Among those exhibits which has become a bit of a cliche is the indoor rainforest.  And like many ideas that have been repeated over and over again, the results are a mixed bag.

It's difficult to say where the first zoo indoor rainforest was created.  People have been maintaining greenhouses for millennia, since Roman times, at least, partially for food production, but just as often for recreation and aesthetics.  It doesn't take too much  imagination to add some small animals - birds, especially - to the concept.   In the zoo profession, there are very few ideas applicable to birds which don't eventually find themselves applied to small mammals - small primates, squirrels, bats.  Gradually, the concept just... grew.

Two of the first American zoo rainforests originated in Kansas, first at the Topeka Zoo, followed a few years later with the Sedgwick County Zoo in Wichita.  Both of these exhibits consisted on walk-through aviaries filled with a variety of tropical birds, living alongside monkeys, bats, squirrels, sloths, and other small mammals.  Pools housed rainforest (often Amazonian) fish, along with crocodilians. 

The exhibits were critical successes and were replicated over and over again from the 70's until the present - Jungleworld at the Bronx Zoo, Lied Jungle at Omaha's Henry Doorly Zoo, and Amazonia at the Smithsonian National Zoo being famous examples.  The trend has continued - Buffalo Zoo (a place where everyone probably could use an escape to the tropics at this time of year) recently opened its Rainforest Falls.  The Roger Williams Park Zoo in Providence, Rhode Island, is currently undergoing a massive renovation of its rainforest building.

The best zoo exhibits try to recreate the experience of encountering animals in the wild.  The problem is that, truth be told, you never see animals in the rainforest in the wild.  Almost never - I spent a week of hiking through an East African rainforest.  I hiked by myself and with a group, by day and night, on game trails and going off the beaten path.  I saw a wild animal larger than my hand once - when I happened to look up and see some colobus monkeys, by chance.   There are countless species in the rainforest - but they are almost all cryptic.  When you look around, you see a wall of green.  Not the best zoo exhibit.

As a result, many zoo rainforest exhibits have a tendency to look... well, not very much like a rainforest.  A lot of them have gotten the idea that if you pour enough concrete and make it look like reddish mud, you can get away with a lot.  The end result is some boring exhibits, separated by pretty planters, all in a hot, foggy dome.  You see this most often when zoos try having too many large animals in their rainforests.  Indoor exhibits almost always tend to be smaller than outdoor ones, so this strategy can also have implications for animal welfare.  It's not necessarily my viewpoint, but I've definitely worked with some keepers (and to a degree, I still do) who view keeping an animal indoors to be an ungodly sin... but that's a whole different issue.

It was probably experiences with exhibits like the aforementioned - poured concrete, fake trees, cheesy waterfall, a series of neat little paddocks, all in an indoor row - which led me to be prepared to dislike Jungleworld and Lied Jungle so much before I saw them... only, to be fair, to be blown away when I actually saw them with my own eyes.  That being said, not everyone has the budget of WCS to make a rainforest dream a reality.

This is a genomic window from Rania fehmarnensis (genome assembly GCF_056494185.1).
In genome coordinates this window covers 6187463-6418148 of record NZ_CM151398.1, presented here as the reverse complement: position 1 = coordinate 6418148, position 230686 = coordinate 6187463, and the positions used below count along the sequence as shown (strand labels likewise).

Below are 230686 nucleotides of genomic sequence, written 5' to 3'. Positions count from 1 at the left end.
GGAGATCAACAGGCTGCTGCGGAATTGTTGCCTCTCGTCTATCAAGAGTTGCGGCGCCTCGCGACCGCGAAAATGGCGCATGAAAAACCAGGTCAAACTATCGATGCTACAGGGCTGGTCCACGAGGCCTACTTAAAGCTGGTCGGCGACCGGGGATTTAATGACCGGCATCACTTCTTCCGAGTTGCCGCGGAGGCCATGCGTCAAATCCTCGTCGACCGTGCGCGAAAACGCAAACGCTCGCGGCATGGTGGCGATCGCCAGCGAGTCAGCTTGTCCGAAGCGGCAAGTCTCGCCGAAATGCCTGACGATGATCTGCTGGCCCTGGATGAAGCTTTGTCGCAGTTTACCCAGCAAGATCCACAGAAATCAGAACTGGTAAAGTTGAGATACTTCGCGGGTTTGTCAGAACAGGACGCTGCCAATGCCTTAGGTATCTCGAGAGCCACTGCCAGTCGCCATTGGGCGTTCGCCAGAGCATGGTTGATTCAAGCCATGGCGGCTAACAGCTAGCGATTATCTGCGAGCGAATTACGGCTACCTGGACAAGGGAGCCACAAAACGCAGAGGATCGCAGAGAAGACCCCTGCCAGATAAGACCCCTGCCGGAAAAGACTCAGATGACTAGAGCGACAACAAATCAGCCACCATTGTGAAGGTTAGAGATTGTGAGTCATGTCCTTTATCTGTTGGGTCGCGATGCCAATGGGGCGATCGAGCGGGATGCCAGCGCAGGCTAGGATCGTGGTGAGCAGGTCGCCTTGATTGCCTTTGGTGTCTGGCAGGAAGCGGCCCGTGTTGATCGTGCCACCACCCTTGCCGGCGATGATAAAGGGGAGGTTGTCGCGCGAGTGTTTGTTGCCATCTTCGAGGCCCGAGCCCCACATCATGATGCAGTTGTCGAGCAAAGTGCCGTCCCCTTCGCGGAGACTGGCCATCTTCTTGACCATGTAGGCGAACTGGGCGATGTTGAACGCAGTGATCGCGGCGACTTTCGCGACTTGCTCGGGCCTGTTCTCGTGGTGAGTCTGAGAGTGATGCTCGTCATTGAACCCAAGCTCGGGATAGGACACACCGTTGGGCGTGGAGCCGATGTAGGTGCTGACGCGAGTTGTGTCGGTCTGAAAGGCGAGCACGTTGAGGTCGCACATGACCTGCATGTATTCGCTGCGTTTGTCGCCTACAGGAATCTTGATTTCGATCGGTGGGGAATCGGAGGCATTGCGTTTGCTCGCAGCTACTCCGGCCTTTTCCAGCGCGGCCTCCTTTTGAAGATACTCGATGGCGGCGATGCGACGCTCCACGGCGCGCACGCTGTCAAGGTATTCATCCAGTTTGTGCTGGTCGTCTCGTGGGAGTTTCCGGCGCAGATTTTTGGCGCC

On the other hand, the best examples of the exhibit that I've seen have been the most understated - the birds, a few monkeys and sloths, turtles and fish in pools, all having full access almost everywhere.  That recreates the one aspect of the real rainforest that I enjoyed the most - the unpredictability, never knowing what was going to pop up where.   

Saturday, January 6, 2018

Species Fact Profile: Scarlet Ibis (Eudocimus ruber)

Scarlet Ibis
Eudocimus ruber (Linnaeus, 1758)

Range: Northern South America
Habitat: Wetlands, Mangroves
Diet: Crustaceans, Aquatic Insects, Mollusks, Frogs, Small Fish
Social Grouping: Large Colonies
Reproduction: Nest colonially, beginning in mid-September.  Polygynous breeders.  3-5 glossy eggs laid in each nest, hatching after 19-23 days.  Chicks are altricial.  Chicks fledge after 35 days and are independent at 75 days
Lifespan: 30 Years (Captivity)
Conservation Status: IUCN Least Concern, CITES Appendix II



  • Body length 55-75 centimeters.  Wingspan 52-56 centimeters.  Weight 600-900 grams.  Slightly webbed feet, long, thin, down-curved beak
  • Coloration is bright red, with blue-black wing tips.  Adults are more brightly colored than juveniles.  Color will fade in captive birds unless their diet is supplemented, often with beetroot or carrot
  • Nomadic, flying between interior wetlands and coastal habitats in search of food or in response to changes in water level.  
  • Vagrant ibises have been reported throughout the Caribbean and parts of the United States
  • Primary predators include wild cats and birds of prey.  It is believed that protection from predators is the main reason for the colonial behavior of the species
  • Often encountered in mxed-species foraging flocks with herons, spoonbills, storks, and ducks.  Have been observed following cattle and other large animals, feeding on insects disturbed by their movements
  • Sometimes considered to be the same species as the American white ibis (Eudocimus albus)
  • Feathers were used for ornamentation by Indian tribes in pre-Colombian South America  Also hunted for meat and eggs
  • Sometimes considered a nuisances due to their foraging (tearing up lawns, agricultural fields, golf courses), especially when they gather in large numbers
  • One of the two national birds of Trinidad and Tobago (the other being the rufous-vented chachalaca, or "cocrico")